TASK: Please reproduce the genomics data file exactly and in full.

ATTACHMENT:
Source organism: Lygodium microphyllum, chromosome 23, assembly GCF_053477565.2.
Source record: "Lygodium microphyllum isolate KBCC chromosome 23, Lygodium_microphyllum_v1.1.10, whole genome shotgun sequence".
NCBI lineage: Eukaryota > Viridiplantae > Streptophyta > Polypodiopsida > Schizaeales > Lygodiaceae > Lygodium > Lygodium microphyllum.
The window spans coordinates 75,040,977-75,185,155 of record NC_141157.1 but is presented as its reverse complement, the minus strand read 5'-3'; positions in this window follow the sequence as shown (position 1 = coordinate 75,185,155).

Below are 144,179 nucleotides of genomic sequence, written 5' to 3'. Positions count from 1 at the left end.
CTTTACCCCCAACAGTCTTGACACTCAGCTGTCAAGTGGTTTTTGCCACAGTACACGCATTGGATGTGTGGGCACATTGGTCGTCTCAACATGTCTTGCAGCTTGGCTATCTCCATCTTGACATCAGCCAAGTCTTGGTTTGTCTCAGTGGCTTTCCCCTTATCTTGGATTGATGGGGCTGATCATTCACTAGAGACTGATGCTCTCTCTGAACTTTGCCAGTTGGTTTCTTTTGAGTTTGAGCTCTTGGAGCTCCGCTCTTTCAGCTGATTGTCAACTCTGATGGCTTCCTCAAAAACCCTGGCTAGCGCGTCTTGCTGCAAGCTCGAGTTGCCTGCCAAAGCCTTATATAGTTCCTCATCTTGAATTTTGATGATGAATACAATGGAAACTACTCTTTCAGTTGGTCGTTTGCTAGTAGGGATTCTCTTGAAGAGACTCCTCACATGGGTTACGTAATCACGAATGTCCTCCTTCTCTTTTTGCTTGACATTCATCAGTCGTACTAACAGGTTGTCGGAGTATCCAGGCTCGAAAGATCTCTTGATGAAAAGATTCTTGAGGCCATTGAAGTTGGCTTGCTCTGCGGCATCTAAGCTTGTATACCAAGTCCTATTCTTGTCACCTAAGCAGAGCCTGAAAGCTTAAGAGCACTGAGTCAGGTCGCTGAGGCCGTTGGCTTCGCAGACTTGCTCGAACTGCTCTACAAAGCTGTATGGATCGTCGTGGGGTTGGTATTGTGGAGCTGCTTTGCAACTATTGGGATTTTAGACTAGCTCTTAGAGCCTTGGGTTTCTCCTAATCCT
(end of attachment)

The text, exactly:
Source organism: Lygodium microphyllum, chromosome 23, assembly GCF_053477565.2.
Source record: "Lygodium microphyllum isolate KBCC chromosome 23, Lygodium_microphyllum_v1.1.10, whole genome shotgun sequence".
NCBI lineage: Eukaryota > Viridiplantae > Streptophyta > Polypodiopsida > Schizaeales > Lygodiaceae > Lygodium > Lygodium microphyllum.
The window spans coordinates 75,040,977-75,185,155 of record NC_141157.1 but is presented as its reverse complement, the minus strand read 5'-3'; positions in this window follow the sequence as shown (position 1 = coordinate 75,185,155).

Below are 144,179 nucleotides of genomic sequence, written 5' to 3'. Positions count from 1 at the left end.
CTTTACCCCCAACAGTCTTGACACTCAGCTGTCAAGTGGTTTTTGCCACAGTACACGCATTGGATGTGTGGGCACATTGGTCGTCTCAACATGTCTTGCAGCTTGGCTATCTCCATCTTGACATCAGCCAAGTCTTGGTTTGTCTCAGTGGCTTTCCCCTTATCTTGGATTGATGGGGCTGATCATTCACTAGAGACTGATGCTCTCTCTGAACTTTGCCAGTTGGTTTCTTTTGAGTTTGAGCTCTTGGAGCTCCGCTCTTTCAGCTGATTGTCAACTCTGATGGCTTCCTCAAAAACCCTGGCTAGCGCGTCTTGCTGCAAGCTCGAGTTGCCTGCCAAAGCCTTATATAGTTCCTCATCTTGAATTTTGATGATGAATACAATGGAAACTACTCTTTCAGTTGGTCGTTTGCTAGTAGGGATTCTCTTGAAGAGACTCCTCACATGGGTTACGTAATCACGAATGTCCTCCTTCTCTTTTTGCTTGACATTCATCAGTCGTACTAACAGGTTGTCGGAGTATCCAGGCTCGAAAGATCTCTTGATGAAAAGATTCTTGAGGCCATTGAAGTTGGCTTGCTCTGCGGCATCTAAGCTTGTATACCAAGTCCTATTCTTGTCACCTAAGCAGAGCCTGAAAGCTTAAGAGCACTGAGTCAGGTCGCTGAGGCCGTTGGCTTCGCAGACTTGCTCGAACTGCTCTACAAAGCTGTATGGATCGTCGTGGGGTTGGTATTGTGGAGCTGCTTTGCAACTATTGGGATTTTAGACTAGCTCTTAGAGCCTTGGGTTTCTCCTAATCCT